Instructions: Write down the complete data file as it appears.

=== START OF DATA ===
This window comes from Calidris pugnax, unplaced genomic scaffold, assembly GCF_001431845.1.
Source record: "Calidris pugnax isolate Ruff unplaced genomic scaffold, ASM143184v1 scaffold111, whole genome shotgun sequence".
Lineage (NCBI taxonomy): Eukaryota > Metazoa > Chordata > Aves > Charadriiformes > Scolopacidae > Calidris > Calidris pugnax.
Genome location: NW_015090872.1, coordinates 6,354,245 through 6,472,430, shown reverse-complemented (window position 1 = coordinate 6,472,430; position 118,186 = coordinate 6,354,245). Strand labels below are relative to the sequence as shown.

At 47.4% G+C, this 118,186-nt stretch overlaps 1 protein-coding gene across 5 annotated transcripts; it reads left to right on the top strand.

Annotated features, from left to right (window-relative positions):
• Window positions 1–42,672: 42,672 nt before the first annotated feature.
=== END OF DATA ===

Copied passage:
This window comes from Calidris pugnax, unplaced genomic scaffold, assembly GCF_001431845.1.
Source record: "Calidris pugnax isolate Ruff unplaced genomic scaffold, ASM143184v1 scaffold111, whole genome shotgun sequence".
Lineage (NCBI taxonomy): Eukaryota > Metazoa > Chordata > Aves > Charadriiformes > Scolopacidae > Calidris > Calidris pugnax.
Genome location: NW_015090872.1, coordinates 6,354,245 through 6,472,430, shown reverse-complemented (window position 1 = coordinate 6,472,430; position 118,186 = coordinate 6,354,245). Strand labels below are relative to the sequence as shown.

At 47.4% G+C, this 118,186-nt stretch overlaps 1 protein-coding gene across 5 annotated transcripts; it reads left to right on the top strand.

Annotated features, from left to right (window-relative positions):
• Window positions 1–42,672: 42,672 nt before the first annotated feature.